Design is an imprecise term. Especially when used in regular language.

For instance, someone who believes "design" is quantified solely by a product’s visual appeal might be disappointed when they get a set of gray boxes and lines — a wireframe — as a deliverable created by a talented designer.


Starting with just a simple line of code 11 years ago, WordPress has evolved to become the platform of more than 74 million websites.

Even with a vast array of competitors offering similar functionality, WordPress still dominates the CMS market with a 21.9% market share.


With more and more technology companies adopting remote working environments, having team members in different parts of the world is not uncommon any more.

Remote working comes with many benefits, but also unique challenges.


A wireframe is not the same as a prototype but even seasoned design professionals can sometimes get the two terms mixed up.

It’s time to set things straight once and for all, since (semantics aside) the difference between a wireframe and a prototype is actually quite substantial.


CSS3 gives designers many new properties and modules (like the CSS Animations and CSS Transitions modules) that allow them to add fascinating interactivity onto their work.

If you want to take advantage of these modern CSS capabilities, one quick way to do that would be to use (or study) CSS effects libraries. Let me talk about a few open source collections of CSS that will help you craft great transitional interfaces.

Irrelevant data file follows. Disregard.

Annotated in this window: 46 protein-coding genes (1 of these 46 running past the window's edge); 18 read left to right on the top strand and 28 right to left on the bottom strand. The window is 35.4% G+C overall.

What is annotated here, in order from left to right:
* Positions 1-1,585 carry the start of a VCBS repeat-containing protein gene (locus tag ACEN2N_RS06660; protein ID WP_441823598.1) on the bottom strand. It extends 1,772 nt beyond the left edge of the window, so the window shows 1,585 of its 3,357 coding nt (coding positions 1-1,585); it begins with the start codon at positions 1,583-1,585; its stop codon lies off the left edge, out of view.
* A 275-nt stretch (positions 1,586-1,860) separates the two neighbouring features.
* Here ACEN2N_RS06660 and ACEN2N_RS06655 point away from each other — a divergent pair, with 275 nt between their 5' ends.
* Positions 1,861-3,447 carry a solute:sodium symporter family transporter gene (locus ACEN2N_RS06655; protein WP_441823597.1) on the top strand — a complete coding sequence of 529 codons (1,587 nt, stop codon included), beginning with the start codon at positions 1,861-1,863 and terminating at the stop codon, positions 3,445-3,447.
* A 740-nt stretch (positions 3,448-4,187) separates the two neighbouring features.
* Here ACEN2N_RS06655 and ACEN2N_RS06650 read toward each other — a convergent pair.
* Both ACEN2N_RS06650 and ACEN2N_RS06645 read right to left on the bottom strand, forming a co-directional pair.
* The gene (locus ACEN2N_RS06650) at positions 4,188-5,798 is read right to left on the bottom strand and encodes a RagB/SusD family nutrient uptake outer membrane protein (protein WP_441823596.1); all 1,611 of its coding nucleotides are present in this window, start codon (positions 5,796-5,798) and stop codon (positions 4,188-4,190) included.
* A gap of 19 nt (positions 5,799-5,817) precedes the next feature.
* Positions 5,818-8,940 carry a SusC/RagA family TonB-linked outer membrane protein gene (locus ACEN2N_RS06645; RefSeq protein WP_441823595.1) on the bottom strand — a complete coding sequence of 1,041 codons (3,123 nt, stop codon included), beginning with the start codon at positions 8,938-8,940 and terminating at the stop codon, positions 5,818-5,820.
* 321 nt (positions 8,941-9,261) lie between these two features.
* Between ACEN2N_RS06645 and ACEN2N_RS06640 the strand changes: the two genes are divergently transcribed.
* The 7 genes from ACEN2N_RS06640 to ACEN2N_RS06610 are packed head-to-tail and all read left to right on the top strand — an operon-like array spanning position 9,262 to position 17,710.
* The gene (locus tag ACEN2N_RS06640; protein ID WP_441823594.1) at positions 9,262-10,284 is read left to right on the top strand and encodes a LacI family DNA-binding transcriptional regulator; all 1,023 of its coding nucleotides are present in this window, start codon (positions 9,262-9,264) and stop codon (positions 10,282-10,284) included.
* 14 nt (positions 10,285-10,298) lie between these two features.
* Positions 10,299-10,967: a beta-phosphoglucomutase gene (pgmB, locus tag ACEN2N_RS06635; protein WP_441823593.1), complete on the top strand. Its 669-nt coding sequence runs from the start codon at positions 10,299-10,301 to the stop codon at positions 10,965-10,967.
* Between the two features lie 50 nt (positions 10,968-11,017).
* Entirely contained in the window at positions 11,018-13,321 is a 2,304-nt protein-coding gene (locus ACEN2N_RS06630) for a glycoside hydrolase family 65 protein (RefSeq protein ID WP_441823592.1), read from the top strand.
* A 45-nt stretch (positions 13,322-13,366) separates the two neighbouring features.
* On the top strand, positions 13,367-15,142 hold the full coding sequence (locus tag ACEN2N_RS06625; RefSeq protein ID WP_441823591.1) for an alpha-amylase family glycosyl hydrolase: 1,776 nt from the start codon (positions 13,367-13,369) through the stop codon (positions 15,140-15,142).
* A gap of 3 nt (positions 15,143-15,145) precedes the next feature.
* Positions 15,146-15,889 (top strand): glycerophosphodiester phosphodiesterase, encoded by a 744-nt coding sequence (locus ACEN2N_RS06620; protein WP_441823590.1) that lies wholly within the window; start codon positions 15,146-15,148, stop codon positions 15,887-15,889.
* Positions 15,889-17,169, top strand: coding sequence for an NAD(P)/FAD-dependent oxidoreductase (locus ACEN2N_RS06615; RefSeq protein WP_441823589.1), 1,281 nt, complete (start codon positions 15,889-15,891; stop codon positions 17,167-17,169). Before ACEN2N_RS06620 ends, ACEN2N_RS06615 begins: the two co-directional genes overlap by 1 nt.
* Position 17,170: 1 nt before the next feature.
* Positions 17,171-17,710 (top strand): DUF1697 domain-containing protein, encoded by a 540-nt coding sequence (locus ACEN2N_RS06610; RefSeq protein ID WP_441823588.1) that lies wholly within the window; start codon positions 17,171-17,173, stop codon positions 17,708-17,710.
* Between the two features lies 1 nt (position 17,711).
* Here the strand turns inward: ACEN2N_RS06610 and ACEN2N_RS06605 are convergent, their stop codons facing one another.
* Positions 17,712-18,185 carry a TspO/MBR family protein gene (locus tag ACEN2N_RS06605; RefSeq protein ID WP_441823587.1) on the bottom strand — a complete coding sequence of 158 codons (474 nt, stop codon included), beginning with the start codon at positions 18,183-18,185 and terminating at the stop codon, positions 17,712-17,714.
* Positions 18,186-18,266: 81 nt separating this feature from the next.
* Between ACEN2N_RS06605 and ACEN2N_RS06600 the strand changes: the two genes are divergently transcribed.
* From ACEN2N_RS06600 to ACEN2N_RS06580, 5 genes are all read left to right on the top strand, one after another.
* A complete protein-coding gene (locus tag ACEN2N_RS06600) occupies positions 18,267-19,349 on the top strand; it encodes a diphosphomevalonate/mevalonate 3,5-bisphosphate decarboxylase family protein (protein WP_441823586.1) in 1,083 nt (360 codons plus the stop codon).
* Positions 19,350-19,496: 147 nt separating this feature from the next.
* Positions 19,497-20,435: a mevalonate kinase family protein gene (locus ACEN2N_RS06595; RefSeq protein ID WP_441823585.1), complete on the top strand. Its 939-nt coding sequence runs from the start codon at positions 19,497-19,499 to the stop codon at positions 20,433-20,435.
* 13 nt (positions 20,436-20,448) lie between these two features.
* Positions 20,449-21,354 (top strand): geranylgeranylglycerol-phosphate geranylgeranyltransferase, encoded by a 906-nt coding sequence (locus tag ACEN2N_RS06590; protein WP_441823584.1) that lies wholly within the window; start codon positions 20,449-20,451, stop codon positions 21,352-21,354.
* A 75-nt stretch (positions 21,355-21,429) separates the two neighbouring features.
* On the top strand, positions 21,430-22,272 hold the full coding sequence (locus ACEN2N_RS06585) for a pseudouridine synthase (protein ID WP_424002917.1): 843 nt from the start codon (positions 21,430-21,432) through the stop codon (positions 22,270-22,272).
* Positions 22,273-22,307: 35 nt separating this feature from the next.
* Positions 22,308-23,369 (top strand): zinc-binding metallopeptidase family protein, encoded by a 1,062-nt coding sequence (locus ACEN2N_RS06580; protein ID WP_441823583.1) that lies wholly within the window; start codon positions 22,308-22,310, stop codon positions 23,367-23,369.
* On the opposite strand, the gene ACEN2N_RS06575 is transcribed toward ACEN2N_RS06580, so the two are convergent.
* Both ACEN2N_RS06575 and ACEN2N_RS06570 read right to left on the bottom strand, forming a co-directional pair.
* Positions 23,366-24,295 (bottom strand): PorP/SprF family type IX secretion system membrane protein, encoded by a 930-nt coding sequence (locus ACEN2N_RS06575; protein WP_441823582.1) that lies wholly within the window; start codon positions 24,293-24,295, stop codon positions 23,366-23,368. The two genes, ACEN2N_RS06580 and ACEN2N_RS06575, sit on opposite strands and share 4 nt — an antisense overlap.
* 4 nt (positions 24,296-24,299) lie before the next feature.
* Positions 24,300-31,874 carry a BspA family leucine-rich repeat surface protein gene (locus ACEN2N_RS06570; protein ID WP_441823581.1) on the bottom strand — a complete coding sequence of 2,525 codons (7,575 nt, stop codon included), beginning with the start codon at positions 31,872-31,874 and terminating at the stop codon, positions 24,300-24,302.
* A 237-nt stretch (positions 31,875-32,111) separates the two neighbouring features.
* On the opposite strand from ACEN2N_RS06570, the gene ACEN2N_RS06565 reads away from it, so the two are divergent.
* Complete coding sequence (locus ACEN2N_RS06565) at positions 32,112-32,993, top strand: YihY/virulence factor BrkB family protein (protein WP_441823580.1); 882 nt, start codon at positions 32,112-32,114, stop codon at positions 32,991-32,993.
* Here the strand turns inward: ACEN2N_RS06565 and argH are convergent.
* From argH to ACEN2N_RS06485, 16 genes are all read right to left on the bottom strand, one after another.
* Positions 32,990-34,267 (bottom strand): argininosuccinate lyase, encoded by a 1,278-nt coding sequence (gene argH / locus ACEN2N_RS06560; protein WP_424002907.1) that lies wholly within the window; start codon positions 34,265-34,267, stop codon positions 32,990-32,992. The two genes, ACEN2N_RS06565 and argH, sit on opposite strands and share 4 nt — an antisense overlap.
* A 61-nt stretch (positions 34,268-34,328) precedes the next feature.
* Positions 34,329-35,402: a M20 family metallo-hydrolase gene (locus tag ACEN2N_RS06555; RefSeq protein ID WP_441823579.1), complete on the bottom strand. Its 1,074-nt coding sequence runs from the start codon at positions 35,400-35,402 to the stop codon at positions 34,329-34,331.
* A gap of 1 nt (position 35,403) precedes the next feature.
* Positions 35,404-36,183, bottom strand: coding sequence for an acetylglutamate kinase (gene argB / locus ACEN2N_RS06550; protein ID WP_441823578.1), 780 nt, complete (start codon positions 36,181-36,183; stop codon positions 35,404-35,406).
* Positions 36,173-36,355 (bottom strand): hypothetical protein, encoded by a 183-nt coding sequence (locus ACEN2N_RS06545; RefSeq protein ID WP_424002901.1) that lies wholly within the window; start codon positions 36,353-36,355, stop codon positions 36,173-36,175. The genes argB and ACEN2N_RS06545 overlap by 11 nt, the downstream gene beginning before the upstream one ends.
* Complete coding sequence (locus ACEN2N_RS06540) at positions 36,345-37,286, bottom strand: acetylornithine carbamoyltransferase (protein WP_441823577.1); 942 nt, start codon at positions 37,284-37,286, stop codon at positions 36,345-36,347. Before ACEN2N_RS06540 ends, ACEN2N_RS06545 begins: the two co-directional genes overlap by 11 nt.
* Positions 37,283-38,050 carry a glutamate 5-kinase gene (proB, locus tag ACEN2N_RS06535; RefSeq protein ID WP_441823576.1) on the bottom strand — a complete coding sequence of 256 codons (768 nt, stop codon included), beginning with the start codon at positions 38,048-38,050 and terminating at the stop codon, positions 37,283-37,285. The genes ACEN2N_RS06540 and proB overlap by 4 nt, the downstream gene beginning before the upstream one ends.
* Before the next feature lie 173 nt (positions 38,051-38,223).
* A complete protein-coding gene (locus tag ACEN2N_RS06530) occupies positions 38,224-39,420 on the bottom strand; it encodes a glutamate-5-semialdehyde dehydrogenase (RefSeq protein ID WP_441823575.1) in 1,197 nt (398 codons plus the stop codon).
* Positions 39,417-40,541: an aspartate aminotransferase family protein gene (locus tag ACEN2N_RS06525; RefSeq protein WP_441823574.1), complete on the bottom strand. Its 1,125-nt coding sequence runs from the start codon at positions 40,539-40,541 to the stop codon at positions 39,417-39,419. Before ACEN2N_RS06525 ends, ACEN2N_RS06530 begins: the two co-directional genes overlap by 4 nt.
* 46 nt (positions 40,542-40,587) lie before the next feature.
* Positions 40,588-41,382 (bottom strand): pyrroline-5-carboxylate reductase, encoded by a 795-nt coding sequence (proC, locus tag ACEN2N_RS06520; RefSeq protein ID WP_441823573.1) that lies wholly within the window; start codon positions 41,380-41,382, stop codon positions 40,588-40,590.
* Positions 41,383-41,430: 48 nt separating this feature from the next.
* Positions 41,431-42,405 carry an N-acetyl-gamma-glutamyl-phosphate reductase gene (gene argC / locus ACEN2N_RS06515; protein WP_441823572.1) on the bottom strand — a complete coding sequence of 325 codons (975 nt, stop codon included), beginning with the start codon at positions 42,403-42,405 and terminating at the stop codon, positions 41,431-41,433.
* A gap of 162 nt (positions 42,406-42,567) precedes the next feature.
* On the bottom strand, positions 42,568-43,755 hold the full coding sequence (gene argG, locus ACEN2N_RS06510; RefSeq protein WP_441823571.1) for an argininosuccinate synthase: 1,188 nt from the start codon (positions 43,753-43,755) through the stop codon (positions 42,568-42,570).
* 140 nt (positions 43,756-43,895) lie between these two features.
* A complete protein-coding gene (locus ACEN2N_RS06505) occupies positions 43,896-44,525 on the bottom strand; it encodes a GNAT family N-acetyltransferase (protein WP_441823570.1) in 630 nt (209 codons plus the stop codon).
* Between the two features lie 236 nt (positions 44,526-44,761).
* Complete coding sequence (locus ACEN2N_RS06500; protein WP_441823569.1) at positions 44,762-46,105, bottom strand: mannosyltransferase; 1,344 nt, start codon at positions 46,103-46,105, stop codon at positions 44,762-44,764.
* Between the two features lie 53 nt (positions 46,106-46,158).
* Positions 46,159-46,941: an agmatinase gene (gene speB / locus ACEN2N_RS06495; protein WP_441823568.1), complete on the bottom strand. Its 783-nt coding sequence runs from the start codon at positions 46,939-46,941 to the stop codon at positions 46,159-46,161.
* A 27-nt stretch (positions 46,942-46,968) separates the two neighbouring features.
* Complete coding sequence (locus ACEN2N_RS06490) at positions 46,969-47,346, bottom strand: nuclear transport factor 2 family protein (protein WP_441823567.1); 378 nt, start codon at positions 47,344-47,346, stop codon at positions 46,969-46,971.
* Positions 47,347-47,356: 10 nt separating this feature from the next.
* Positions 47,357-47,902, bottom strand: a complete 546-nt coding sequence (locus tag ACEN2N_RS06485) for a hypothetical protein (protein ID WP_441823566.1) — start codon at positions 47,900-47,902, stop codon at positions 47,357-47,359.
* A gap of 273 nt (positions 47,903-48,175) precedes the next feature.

Mainstream blogging platforms like WordPress, Blogger, Tumblr, etc. aren’t designed for hackers. They’re encumbered by features developers just don’t need or want.

And, out of the box, the popular blogging platforms certainly lack a lot things coders actually would want, such as code syntax highlighting, blog theming capabilities using a standardized templating engine, markup language support besides HTML, and integration with source code repositories, among other things.


It’s reasonable to assume that a website’s loading time is important.

We can confidently conclude that slow sites have usability and SEO issues because we know that users hate waiting for web pages to load and that Google uses site speed as a factor for its search rankings.

But, quantitatively, what are the other effects of having a slow website?

Let us look at some cases of tech companies sharing what they have learned about web optimization.